The article also mentions the positive impact the show has had on people. “Letters from listeners tell the story of its value. An alcoholic is lifted from the brink of despair; a Catholic vows never to miss Mass again in his life; a young man bedridden and without religious contacts finds his way into the Church.” (ibid.)

Approximately 400 episodes were produces of the program. A few of these are in circulation among Old Time Radio Collectors.

A list of some episodes in circulation.

Some episodes are available through this website, but it requires registration.

Franciscan University of Steubenville, in Steubenville, Ohio, has approximately 28 16″ transcription disks of the radio program, including the entire first series of programs. They have not been transferred to any other media, and there is no player to play them with at the library.

I have a few later episodes on reel to reel tape, and I have transferred some of them to MP3 files. A few of these episodes might be found online, but most are not in circulation.

The copyright to the program is held by the Franciscan Friars of California – Province of St. Barbara. The programs may have fallen into public domain due to a lack of action on the part of the Franciscans, but this is not certain. At present, it seems they have no interest in doing anything with the shows.

The quality of the shows varies, but some are real gems. Perhaps someday they will be available to the public — legally, that is. St. Francis, pray for us.

(Note: Here I only deal with the radio show. The “Hour” became a half-hour TV program in the 1960’s, and its history is also quite obscure. I have not seen any of the episodes of the TV show available anywhere.)

Archive of Obscure Catholic Audio

I’m developing an archive of rather obscure Catholic audio files… mainly from LPs and reel to reel tapes of yesteryear. These are things which I presume to be in the public domain or have received permission to post.

You will find something for a variety of ages and tastes there (i.e. lives of saints, radio dramas, etc.). The files are listed newest first, so part 2 is shown above part 1 for programs which have 2 parts.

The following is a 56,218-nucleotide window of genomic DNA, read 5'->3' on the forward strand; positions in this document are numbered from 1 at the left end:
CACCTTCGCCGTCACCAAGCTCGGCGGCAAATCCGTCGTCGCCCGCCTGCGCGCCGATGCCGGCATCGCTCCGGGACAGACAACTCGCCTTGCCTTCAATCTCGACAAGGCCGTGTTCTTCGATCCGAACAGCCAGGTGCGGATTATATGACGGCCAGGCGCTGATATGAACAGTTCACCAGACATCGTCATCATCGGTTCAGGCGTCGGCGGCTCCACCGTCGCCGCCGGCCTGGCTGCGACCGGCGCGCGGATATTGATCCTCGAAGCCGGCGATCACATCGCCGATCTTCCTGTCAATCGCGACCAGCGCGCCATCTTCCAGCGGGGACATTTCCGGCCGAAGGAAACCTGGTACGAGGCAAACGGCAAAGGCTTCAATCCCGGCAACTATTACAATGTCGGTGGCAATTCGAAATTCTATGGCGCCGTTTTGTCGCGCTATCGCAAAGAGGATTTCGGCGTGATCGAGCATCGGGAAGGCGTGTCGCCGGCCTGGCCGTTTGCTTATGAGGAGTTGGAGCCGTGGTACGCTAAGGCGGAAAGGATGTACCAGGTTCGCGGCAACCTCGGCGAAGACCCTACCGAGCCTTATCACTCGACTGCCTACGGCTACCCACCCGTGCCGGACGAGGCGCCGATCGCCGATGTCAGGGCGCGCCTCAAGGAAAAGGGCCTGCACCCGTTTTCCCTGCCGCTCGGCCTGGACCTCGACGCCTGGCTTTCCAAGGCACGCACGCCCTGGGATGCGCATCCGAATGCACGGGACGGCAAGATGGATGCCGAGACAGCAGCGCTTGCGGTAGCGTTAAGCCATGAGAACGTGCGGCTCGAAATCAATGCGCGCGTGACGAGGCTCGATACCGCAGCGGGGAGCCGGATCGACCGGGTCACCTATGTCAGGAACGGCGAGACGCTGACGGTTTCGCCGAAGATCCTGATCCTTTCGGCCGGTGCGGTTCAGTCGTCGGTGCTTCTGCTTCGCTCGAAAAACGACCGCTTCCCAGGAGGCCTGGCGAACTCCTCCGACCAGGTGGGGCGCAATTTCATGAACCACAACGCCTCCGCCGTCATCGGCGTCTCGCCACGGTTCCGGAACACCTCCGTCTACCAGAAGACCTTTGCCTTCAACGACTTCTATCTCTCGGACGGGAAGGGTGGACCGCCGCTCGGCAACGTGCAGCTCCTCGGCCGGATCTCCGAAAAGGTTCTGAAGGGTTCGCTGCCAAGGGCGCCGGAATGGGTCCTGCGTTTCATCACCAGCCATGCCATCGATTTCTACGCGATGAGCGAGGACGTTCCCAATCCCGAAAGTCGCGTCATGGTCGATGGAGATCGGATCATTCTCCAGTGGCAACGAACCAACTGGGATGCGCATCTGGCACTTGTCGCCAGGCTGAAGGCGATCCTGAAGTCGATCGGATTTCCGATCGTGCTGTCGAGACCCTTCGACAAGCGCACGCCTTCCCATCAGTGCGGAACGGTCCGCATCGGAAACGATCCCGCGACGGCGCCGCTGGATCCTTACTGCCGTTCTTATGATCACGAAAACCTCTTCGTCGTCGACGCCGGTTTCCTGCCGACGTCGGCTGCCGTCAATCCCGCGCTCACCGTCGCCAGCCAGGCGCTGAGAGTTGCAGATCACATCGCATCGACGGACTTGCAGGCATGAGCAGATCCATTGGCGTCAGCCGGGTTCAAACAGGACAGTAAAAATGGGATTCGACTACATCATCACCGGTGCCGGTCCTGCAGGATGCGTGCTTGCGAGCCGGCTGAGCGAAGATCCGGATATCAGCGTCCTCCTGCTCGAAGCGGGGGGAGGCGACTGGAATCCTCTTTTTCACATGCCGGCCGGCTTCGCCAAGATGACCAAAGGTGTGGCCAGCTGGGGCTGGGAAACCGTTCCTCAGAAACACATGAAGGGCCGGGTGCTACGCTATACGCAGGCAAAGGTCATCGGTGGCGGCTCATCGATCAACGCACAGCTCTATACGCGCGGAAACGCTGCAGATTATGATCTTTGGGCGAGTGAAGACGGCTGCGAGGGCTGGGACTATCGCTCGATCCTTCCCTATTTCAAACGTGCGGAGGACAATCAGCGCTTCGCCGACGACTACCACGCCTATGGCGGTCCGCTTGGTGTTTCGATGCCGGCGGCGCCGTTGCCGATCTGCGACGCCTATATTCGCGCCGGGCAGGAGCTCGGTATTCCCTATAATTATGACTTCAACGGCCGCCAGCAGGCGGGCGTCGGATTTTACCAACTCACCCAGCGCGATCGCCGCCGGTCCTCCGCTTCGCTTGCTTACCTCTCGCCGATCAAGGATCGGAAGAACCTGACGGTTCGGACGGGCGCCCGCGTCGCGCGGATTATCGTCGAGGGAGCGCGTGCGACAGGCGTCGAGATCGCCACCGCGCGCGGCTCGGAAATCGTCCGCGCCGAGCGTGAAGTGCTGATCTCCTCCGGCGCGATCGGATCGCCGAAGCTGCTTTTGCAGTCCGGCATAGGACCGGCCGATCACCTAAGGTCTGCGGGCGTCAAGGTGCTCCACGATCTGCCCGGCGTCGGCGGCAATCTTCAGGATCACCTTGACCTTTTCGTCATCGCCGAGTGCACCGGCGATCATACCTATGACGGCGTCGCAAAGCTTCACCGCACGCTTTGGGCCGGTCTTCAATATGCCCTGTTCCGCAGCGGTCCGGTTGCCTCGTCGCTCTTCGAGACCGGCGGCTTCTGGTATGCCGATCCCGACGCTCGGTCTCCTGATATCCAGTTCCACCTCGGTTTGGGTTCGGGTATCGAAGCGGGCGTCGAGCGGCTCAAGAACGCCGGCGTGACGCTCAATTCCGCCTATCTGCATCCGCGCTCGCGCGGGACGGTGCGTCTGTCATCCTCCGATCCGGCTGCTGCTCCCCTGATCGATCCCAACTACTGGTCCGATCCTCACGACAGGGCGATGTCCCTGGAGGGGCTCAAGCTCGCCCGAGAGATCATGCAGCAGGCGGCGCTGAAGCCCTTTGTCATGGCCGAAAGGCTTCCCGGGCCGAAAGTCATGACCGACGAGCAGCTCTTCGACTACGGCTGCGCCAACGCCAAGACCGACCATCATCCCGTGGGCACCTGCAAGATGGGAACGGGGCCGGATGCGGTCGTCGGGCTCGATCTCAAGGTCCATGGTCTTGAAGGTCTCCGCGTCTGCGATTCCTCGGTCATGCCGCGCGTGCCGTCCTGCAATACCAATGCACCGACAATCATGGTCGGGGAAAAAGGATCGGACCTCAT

The Archive

Old Time Radio

What do I listen to in terms of Old Time Radio? Ok, maybe you didn’t have that question in mind, but I’ll answer it anyhow:

For comedy: Give me a good ol’ Jack Benny show. It always seems to deliver at least one great laugh. I generally don’t feel it was a complete waste of time to listen to one of these for some comedy. I particularly like the later CBS shows.

Also, Fibber McGee and Molly tend to deliver some good laughs. The show tends to be about “nothing.” Ok, so Fibber has a hair-brained scheme or there’s a misunderstanding that isn’t discovered until the end of the show, but overall, there really isn’t much substance. That’s fine as long as the laughs are there.

I’ll discuss other genres in the future.

A Lack of Quality

I’m describing this blog, of course. It really does lack quality. It also has very few viewers (and for good reason). It has no “hook” that keeps people coming back to see what’s up. Frankly, it’s boring.

Still, that’s no reason for me to stop. I continue to plod along.

In a few moments of spare time, I’m actually playing old Infocom games. Some I never solved, and some I did solve but still would like to revisit after, oh, 20 or so years. TWENTY YEARS?!?! Is it really that long ago? Those were different days when it comes to computer games.